When I went out to go shopping I saw this simple sign hanging in the window near my street, a poster that said: "Everything will be fine, thanks to those who are in the front row". A short and forceful message that has been on my mind all morning. I applaud these initiatives because they want to convey many things beyond words.
I would like to comment on the second part, the thanks to those who are in the front row, especially those of you who work in the third sector, who are not often spoken about. The first question I ask is what does it mean to be in the front row or on the front line? We understand that it has nothing to do with social status, nor with a political position, nor with power, nor with money, nor with appearing in the media.
Let us note that these days it has been decreed that one can only go out to work to perform essential services, and precisely these types of services require being in the front line and the vast majority of them have to do with caring, wherever it may be, which is one of the most important acts and tasks in the world.
And essential are the people who care for others. Most of them are women; there are also men, far fewer. And their professions are not always well valued, they are jobs that sometimes suffer the game of commoditization, totally unprotected from resources, in evidence these days ... Politically weakened professions, with conditions and agreements always downward that often lead to the third sector groups to have to ask like beggars always (which would not be necessary) to prevent people who care not slowly impoverish and become even more invisible to a part of society.
I am very surprised that now, because of the situation, we see caregivers as indispensable. Before they were there too, but our view was different, now all of us are at risk and whether we express it or not we feel a certain fear.
It surprises me that many companies these days send letters and e-mails of thanks to their workers, because they are in the front row. They used to be there too, didn't they? I believe that recognition of those who care should be a constant attitude in companies and in the rest of society.
We will have to review very well how the criteria of caring ethics are applied, understanding that this theory seeks the good for the people who care and those who are cared for. Because all of us know that the experience of caring will accompany us all our lives without distinction and in all stages of life.
We have a whole group of professionals who are the ones who today, in the face of this global pandemic, are on the front line without taking a step back, because they know very well what their vocation and their job is and now it is their turn to care for the most vulnerable people because of the damn Covid-19 virus.
Everything will be fine! Of course it will! Because they, our colleagues, are at the front. And being in the front row means, above all, getting out of ourselves when uncertainty surrounds us, chasing away the fear of contagion, because we know that there are others who need us, either because they are fragile people at home, because they live in a shelter, because they are children and young people living in a center, because they are dependent elderly people, because they are people with disabilities, because they are in the hospital, because they are in palliative care, in the ICU, because they are in prison and we could extend this list to infinity ...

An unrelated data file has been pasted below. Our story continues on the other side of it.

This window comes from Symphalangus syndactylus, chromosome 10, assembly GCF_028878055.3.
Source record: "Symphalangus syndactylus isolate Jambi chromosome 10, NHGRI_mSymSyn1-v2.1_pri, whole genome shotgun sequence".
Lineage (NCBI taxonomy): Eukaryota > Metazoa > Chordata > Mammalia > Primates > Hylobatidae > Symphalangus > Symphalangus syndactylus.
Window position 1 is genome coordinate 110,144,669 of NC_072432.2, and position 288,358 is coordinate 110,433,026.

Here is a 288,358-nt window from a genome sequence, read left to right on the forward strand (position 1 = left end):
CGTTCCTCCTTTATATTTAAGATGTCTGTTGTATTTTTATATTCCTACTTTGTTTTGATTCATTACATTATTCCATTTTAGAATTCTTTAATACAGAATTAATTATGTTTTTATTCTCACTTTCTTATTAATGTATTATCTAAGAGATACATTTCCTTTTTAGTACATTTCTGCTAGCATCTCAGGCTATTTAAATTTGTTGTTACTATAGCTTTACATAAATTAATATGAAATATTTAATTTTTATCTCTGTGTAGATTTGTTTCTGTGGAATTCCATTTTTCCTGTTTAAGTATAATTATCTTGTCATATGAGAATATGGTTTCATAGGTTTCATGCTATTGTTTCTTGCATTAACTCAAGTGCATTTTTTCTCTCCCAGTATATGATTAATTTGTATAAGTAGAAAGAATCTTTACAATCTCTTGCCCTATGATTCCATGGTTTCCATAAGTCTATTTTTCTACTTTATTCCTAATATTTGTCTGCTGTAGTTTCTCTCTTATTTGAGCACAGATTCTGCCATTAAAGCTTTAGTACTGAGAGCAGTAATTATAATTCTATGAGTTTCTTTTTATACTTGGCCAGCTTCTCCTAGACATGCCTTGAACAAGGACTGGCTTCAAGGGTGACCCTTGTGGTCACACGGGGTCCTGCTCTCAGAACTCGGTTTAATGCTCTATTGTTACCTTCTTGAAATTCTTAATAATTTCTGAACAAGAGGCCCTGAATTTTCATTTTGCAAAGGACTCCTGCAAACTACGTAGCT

When we take a look back, we realize that being on the front line means taking risks and knowing that the lives of others are important to us, it requires a few natural skills: knowing how to listen, encourage, comfort, support, care, serve, empathize, love... In short, to be in solidarity with human pain and take sides.
Being on the front line requires attitudes and values that are priceless, because they are invaluable! And as the days go by we realize that we need them to take care of us because without them, we feel very weak, we get sick, we feel orphaned and unprotected and we want to have someone by our side. We want to hear what is irreplaceable in the most vulnerable moments of our lives: the look, the touch, the voice and the tenderness of another human being.
Hopefully, when everything has passed, our gaze can change, looking at caregivers in a different way and there will be a recognition of them, that the applause of these days will not be erased.
Hopefully we can ask ourselves, as if everything were new, what is the place they should have in society and what are the social, political and labor changes they are asking for. Since they are the ones who carry out the essential services.
It is not necessary to relive any virus to open your eyes, really!
Take care and above all keep hope!
From Suara Cooperativa we want to accompany you in this complex stage: from the Suara at home service you can count on free sessions of psychology, coaching and physiotherapy. We are waiting for you!
Miquel Moré. Partner of Suara Cooperative